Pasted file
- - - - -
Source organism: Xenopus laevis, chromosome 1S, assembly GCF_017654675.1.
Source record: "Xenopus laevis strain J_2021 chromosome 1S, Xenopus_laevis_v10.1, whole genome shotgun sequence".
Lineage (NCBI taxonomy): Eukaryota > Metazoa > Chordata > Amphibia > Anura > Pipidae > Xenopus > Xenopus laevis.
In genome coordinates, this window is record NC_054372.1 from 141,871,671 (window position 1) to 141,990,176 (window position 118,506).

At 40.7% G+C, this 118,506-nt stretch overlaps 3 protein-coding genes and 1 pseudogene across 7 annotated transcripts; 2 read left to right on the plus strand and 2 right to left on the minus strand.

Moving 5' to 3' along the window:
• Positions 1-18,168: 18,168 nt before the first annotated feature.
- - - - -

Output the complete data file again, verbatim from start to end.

Source organism: Xenopus laevis, chromosome 1S, assembly GCF_017654675.1.
Source record: "Xenopus laevis strain J_2021 chromosome 1S, Xenopus_laevis_v10.1, whole genome shotgun sequence".
Lineage (NCBI taxonomy): Eukaryota > Metazoa > Chordata > Amphibia > Anura > Pipidae > Xenopus > Xenopus laevis.
In genome coordinates, this window is record NC_054372.1 from 141,871,671 (window position 1) to 141,990,176 (window position 118,506).

At 40.7% G+C, this 118,506-nt stretch overlaps 3 protein-coding genes and 1 pseudogene across 7 annotated transcripts; 2 read left to right on the plus strand and 2 right to left on the minus strand.

Moving 5' to 3' along the window:
• Positions 1-18,168: 18,168 nt before the first annotated feature.